The author has the ability to take a complex subject and make it very simple. Something as important as our freedom and our constitution should only be written about in this way.
— Bret of Idaho
As a Canadian I appreciated this book by Author Law. It took me on a historical journey into the minds of the Founding Fathers of America. Having not read the Declaration of Independence or US Constitution before I found this book a great reference and learning tool to better understand my Southern neighbour USA. I recommend this book!
— Tom Dutta, CEO & Founder of KRE AT
I love American history and think this book is a MUST read for anyone interested in revisiting the importance and brilliance of our founding fathers.
— Martha B. Boone, Author of The Big Free
Michael Law dives deep into history in ways that you’ve never seen before.
— Karen, Illinois
Given the current political environment, The Founders Revolution is a timely read.
— Lori, North Carolina
Michael S. Law has written a carefully considered history of the writing of the Declaration of Independence with analysis of today’s conditions in comparison with the conditions of the time. This is not an overtly political book, though it is unapologetically conservative in its views. These views are based solely on the writings of the founders and on historical documents, not on modern-day concepts of “living documents” commonly applied to the Constitution by those of a more liberal mindset.
One of the things I most appreciated about Law’s writing is his application of analysis based on the context of the time in which the Declaration was written instead of current revisionist thinking that applies 21st-century values, or lack thereof, to the document. I particularly appreciated his handling of the slavery issue in which Law exposed the fallacy of the present-day condemnation of the founders who were locked into a system they abhorred but were unable to change due to laws not of their making that prevented them from releasing the slaves they inherited. Very few today are aware of the anti-manumission laws they opposed. Very few today are aware that Washington, Jefferson, Adams, and others petitioned King George to end importation of slaves to the colonies; rather King George was the one who forced their continued importation.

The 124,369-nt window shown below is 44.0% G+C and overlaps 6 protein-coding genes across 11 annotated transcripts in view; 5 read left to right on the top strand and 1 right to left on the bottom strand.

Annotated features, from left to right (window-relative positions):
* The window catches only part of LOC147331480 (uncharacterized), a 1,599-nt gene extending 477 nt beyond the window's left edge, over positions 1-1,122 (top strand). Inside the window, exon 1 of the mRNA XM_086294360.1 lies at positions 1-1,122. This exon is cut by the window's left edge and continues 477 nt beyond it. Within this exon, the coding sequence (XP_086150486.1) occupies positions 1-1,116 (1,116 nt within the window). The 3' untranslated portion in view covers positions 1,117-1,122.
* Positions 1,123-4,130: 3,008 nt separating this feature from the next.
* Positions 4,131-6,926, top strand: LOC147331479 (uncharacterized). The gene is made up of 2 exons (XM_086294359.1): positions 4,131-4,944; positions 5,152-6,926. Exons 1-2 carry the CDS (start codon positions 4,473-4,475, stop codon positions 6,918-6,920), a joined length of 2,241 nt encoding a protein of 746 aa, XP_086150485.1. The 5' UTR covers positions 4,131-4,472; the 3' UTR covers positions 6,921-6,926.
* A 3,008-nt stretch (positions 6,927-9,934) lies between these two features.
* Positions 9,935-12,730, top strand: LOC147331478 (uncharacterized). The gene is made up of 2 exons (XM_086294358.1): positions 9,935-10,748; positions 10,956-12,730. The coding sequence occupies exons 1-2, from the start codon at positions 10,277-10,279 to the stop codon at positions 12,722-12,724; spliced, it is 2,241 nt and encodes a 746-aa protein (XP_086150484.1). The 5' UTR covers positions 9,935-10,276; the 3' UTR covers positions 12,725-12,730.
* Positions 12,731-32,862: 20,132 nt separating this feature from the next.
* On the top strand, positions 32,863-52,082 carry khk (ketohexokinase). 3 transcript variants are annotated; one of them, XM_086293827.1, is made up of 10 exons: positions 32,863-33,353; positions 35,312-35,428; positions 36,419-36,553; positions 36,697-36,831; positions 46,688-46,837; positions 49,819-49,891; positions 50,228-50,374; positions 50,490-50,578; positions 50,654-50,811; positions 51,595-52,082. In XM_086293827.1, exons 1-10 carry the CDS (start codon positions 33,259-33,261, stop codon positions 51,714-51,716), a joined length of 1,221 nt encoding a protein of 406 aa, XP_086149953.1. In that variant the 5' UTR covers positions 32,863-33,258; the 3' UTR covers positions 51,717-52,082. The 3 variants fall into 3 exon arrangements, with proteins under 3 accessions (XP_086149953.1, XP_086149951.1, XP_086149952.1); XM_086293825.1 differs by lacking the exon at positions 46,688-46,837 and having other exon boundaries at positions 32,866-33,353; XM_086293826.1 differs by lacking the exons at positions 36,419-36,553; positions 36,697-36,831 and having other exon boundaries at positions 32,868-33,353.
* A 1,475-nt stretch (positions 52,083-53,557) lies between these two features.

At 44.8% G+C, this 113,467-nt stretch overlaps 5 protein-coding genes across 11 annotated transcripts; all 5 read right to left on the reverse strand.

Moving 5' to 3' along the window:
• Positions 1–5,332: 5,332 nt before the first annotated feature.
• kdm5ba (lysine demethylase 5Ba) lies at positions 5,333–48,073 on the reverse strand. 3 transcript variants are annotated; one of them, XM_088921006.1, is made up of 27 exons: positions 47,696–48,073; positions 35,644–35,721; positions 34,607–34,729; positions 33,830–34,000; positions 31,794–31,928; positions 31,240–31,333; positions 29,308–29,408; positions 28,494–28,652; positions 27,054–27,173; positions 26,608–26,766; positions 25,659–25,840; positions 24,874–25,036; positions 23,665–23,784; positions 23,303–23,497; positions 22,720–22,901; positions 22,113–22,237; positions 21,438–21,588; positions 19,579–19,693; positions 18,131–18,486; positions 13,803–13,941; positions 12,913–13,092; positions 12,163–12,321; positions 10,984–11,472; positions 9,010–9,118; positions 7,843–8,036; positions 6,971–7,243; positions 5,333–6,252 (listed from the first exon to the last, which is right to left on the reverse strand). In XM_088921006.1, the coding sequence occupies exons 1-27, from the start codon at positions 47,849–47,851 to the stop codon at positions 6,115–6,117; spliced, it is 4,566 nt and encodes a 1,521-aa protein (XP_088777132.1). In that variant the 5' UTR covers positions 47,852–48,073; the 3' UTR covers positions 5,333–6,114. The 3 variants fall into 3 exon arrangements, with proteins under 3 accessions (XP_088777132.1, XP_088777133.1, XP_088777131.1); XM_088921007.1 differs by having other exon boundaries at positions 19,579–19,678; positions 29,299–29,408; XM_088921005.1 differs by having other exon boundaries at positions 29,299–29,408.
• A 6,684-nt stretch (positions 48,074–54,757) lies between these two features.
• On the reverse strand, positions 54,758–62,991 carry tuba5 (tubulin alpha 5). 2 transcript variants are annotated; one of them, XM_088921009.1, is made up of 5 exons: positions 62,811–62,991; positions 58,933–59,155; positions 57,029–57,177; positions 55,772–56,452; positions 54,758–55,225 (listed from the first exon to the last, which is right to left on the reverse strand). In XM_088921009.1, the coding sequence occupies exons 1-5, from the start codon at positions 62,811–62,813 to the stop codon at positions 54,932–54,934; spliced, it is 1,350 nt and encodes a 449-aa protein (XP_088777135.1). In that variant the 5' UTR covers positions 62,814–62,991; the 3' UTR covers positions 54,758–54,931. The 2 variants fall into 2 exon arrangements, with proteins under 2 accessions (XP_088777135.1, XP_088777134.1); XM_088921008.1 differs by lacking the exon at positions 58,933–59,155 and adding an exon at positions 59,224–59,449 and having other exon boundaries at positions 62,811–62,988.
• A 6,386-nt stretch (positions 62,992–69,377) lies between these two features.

I have a significant library of historical volumes, and I’m most gratified to add this one to my shelves. I know Law’s book is one I will refer to over and over again in the future as I research material for projects at hand.
— J.L. Callison, Author